The people on the lake have been very welcoming and we are starting to make new friends. As luck would have it, I am now part of a group of old guys who ride dirt bikes. One morning in September, I was in the store and a customer stopped in for ice and drinks. He asked about the Beta dirt bike parked beside the garage. I told him it was mine. "Do you ever go riding?" he asked. I responded "Very little, I don't have any friends cool enough to ride." He said "you do now!" and introduced himself. I looked in parking lot and there was a KTM 300EXC shining in the back of his truck. As it turns out, Craig just lives down the road from me and he was on his way to go meet up with some friends for a day of riding somewhere near Horseshoe Valley. I took the rest of the day off, loaded up the bike and went riding with him and his friends. It was a such fun day, I met some new people, we rode our asses off I and was added to their WhatsApp group where we plan more rides.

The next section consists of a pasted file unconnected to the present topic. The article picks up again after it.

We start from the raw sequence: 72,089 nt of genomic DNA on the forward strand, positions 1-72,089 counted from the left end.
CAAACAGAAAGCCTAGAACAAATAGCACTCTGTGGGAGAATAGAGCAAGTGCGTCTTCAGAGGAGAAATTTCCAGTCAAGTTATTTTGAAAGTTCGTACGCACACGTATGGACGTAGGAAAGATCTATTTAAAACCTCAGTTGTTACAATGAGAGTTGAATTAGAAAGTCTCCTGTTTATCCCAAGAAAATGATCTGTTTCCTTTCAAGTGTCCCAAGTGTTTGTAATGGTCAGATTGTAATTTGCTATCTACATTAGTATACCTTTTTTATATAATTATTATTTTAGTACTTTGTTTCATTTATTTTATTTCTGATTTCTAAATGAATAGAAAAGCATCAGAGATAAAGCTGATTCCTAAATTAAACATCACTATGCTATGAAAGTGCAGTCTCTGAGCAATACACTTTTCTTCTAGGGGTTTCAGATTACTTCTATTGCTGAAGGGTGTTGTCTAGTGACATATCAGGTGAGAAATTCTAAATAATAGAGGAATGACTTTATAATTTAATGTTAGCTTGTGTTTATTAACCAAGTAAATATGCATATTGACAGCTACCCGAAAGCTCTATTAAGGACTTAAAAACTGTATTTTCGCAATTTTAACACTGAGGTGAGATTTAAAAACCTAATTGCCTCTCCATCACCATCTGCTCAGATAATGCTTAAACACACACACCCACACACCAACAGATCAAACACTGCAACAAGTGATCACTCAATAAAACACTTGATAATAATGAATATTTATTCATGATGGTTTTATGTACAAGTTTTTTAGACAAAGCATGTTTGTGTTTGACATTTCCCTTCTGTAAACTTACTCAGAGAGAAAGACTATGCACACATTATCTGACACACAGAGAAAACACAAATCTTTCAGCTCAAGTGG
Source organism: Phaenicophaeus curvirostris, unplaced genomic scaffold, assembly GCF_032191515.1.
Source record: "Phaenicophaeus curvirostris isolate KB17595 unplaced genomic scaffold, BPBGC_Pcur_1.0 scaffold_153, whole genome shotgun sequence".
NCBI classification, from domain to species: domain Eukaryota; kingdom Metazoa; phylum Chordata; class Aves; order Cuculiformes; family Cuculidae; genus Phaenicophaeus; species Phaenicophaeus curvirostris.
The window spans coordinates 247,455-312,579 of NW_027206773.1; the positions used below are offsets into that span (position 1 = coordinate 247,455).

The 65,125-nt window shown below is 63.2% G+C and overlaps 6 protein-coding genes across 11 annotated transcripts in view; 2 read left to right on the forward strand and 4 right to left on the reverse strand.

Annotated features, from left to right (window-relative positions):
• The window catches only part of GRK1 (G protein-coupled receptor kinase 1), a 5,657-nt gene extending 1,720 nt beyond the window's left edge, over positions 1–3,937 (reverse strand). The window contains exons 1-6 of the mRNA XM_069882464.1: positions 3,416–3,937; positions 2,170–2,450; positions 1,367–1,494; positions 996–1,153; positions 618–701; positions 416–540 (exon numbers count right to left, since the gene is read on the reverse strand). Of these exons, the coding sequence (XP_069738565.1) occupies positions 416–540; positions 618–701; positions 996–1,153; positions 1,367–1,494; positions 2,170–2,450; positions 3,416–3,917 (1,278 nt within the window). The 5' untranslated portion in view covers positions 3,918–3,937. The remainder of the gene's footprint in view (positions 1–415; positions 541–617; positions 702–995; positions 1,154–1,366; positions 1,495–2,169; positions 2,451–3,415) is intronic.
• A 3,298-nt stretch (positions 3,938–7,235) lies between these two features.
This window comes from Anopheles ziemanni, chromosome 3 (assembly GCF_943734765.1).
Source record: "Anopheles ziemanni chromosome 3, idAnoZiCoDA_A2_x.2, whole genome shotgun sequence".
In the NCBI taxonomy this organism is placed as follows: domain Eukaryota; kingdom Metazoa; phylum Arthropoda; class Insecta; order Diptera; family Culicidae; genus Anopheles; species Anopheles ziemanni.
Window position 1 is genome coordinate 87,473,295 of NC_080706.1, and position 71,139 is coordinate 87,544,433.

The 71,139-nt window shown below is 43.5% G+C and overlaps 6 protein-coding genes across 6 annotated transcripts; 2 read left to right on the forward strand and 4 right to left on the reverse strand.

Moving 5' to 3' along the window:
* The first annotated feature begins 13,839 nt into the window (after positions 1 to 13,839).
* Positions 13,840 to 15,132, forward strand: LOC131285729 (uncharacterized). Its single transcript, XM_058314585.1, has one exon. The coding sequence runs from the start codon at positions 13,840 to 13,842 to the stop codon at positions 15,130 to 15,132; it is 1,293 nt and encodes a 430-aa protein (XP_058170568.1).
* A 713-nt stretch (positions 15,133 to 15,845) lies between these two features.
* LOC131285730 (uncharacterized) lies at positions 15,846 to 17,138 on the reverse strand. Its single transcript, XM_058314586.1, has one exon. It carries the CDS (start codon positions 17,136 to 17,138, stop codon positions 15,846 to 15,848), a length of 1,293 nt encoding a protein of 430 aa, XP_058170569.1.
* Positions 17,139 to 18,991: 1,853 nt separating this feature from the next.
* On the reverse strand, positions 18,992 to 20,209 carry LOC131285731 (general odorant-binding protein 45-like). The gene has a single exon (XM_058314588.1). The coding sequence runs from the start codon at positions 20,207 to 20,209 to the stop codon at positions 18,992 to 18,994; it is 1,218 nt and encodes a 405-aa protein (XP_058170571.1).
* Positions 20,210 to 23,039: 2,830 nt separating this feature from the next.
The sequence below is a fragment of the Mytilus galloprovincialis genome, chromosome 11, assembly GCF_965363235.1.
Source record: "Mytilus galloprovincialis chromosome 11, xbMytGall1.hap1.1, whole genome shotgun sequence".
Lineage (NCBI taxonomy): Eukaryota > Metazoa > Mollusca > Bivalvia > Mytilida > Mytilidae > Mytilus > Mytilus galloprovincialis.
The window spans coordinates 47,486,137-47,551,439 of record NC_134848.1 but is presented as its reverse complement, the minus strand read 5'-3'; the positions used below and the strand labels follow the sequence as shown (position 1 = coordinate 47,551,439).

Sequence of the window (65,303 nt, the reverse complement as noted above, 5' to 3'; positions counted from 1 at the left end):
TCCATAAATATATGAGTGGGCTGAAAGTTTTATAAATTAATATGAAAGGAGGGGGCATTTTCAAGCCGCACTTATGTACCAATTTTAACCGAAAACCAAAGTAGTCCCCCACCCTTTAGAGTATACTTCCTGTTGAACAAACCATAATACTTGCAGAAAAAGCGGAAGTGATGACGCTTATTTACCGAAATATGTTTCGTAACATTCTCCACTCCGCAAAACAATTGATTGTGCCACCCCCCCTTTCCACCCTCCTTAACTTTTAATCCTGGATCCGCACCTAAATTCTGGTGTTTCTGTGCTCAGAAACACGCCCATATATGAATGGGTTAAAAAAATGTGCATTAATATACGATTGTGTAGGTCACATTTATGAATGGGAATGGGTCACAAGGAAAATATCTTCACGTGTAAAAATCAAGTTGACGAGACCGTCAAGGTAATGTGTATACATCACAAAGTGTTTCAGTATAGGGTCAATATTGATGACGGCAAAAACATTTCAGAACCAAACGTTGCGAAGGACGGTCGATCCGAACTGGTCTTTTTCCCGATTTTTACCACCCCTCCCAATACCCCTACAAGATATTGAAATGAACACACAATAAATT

Through the fall I managed to get out for five rides with my new riding buddies. Each time was to a new place. My second ride out was with Dave (plenty of Daves) who also rides a Beta. It was just the two of us, I got a bit lost trying to find the pit area so Dave went off without me to warm up while I got ready. As we set off he asked about my abilities. I told him "I'm good, I will go as fast as you need me to." It turns out, that was also as fast as I was comfortable going. The trails were awesome, the weather was cool, but we worked up a sweat in no time. It was so much fun. The next time out there were more of us; a couple Daves, Craig, Gord and Me. The time after that, there were even more, as many as ten old guys ripping down the trails at a crazy pace. Life just became a whole lot more complete.